Labrador Retriever FAQ: Frequently Asked Questions About Labrador Retriever Dogs

January 4, 2014 – 01:24 pm

Labrador Retriever dog breedHow big are Labrador Retrievers?

About 21-25 inches at the shoulder, with males usually in the higher half of that range, and females usually in the lower half. Weight can be as low as 55 pounds, but is usually 65-80 pounds.

Unfortunately, the trend seems to be for heavier and heavier Labs, with a lot of individuals topping 90 pounds. I say unfortunately because heavier weight isn't good for their joints.

Where does the Labrador Retriever come from, and why was the breed developed?

You'd never guess it from his name, but he actually originated in the Canadian province of Newfoundland as a hunting dog who retrieved shot ducks from the water.

What kind of temperament and personality does the Labrador Retriever have?

To get an idea of what a breed might be like, always look at what he was developed to do (see the question above). Many of the Labrador Retriever's characteristics - his strong body, his energy level and enthusiasm, his love of swimming and retrieving, his strong desire to carry things around in his mouth - are hardwired into his genes, because they were needed for a retriever to do his work.

What colors do Labrador Retrievers come in? My neighbor says she has a Golden Lab.

Labrador Retrievers come in black, yellow, chocolate, and silver (gray).

Color names like Golden Lab or Fox Red Lab or White Lab are often used, erroneously, to refer to yellow Labs whose shade of yellow happens to be golden or reddish or whitish. But whatever the shade, it should be called, simply, yellow.

I heard that silver isn't an accepted color in Labrador Retrievers.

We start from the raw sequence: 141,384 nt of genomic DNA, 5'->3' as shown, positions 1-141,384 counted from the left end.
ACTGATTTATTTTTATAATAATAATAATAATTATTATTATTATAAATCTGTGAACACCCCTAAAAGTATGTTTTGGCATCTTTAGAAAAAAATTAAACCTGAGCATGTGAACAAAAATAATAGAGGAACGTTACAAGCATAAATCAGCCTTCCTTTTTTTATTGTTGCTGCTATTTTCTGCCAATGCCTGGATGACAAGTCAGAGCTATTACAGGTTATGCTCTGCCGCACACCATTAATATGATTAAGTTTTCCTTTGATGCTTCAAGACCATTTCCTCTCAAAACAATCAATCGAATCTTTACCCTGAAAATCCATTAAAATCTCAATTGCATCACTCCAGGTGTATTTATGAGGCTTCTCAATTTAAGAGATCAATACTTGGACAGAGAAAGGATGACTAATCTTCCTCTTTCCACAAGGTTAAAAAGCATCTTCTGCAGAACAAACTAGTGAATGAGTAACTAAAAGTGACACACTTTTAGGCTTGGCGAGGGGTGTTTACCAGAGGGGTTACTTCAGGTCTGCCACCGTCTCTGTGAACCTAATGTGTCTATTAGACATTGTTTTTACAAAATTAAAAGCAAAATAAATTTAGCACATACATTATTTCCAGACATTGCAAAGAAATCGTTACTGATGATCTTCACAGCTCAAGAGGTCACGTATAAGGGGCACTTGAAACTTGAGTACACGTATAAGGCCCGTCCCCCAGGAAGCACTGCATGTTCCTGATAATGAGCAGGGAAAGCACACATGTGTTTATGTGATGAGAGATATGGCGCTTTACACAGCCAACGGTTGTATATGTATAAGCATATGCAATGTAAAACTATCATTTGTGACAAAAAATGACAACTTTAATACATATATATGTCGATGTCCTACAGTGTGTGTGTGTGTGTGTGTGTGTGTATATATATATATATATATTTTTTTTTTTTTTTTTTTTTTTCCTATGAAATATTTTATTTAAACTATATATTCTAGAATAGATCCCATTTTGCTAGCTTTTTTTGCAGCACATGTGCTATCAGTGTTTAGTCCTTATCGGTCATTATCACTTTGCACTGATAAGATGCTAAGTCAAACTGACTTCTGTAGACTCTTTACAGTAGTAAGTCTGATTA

It depends on what you mean by accepted. The official Labrador Retriever clubs, and breeders who show their dog in the conformation ring, assert that silver is a disqualified color for showing and breeding purposes, and that silver Labrador Retrievers aren't purebred. Their position is that the silver gene probably became part of the breed's gene pool by crossbreeding Labrador Retrievers with Weimaraners.

I think they're probably right, that one or more Weimaraner crosses probably did introduce the gene into the Labrador's gene pool at some point. However, since genetic diversity is such a good thing in living creatures, I don't view cross-breeding as evil (read my article, The Truth About Crossbred Dogs).


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Looking for puppy

I'm not selling a puppy but I did take it to the vet for its shots and wanted the owner to pay for that portion.......Description below
6 week old female Rottweiler mixed. (6lbs)
COLORS: Black, light tan markings on cheeks, muzzle, white chin & chest, tan feet and over eyes.
PHYSICAL TRAITS: powerfully built, strong, well-muscled, stalwart, rugged, robust, agile, endurance.
HAIR TYPE: thick coated, short, shiny, soft, flat, dense medium length close lying outer coat.
loyal, placid, calm, good natured, courageous, alert, intelligent, self-assured, fearless, devoted, obedient, eager to work, good companion, protective, confident, hard-working, easy to train, aggressive toward other dogs

Aramis the black labrador retriever
Aramis the black labrador retriever

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